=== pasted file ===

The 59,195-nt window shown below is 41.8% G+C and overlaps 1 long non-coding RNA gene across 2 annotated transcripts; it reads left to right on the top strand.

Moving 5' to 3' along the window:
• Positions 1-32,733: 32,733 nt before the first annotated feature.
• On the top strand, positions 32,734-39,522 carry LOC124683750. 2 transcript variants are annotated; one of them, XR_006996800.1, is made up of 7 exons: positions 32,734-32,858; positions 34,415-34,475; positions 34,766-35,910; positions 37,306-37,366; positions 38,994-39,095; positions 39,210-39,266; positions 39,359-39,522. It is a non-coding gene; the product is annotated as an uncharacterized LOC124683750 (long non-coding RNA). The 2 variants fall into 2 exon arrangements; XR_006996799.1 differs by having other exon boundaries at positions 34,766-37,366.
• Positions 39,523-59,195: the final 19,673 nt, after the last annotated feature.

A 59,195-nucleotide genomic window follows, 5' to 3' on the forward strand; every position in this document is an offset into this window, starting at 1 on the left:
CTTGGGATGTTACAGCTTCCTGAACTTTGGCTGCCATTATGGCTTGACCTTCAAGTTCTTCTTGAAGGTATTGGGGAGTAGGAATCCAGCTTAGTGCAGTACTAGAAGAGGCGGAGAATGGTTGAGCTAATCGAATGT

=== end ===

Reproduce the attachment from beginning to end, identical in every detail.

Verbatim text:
The 59,195-nt window shown below is 41.8% G+C and overlaps 1 long non-coding RNA gene across 2 annotated transcripts; it reads left to right on the top strand.

Moving 5' to 3' along the window:
• Positions 1-32,733: 32,733 nt before the first annotated feature.
• On the top strand, positions 32,734-39,522 carry LOC124683750. 2 transcript variants are annotated; one of them, XR_006996800.1, is made up of 7 exons: positions 32,734-32,858; positions 34,415-34,475; positions 34,766-35,910; positions 37,306-37,366; positions 38,994-39,095; positions 39,210-39,266; positions 39,359-39,522. It is a non-coding gene; the product is annotated as an uncharacterized LOC124683750 (long non-coding RNA). The 2 variants fall into 2 exon arrangements; XR_006996799.1 differs by having other exon boundaries at positions 34,766-37,366.
• Positions 39,523-59,195: the final 19,673 nt, after the last annotated feature.

A 59,195-nucleotide genomic window follows, 5' to 3' on the forward strand; every position in this document is an offset into this window, starting at 1 on the left:
CTTGGGATGTTACAGCTTCCTGAACTTTGGCTGCCATTATGGCTTGACCTTCAAGTTCTTCTTGAAGGTATTGGGGAGTAGGAATCCAGCTTAGTGCAGTACTAGAAGAGGCGGAGAATGGTTGAGCTAATCGAATGT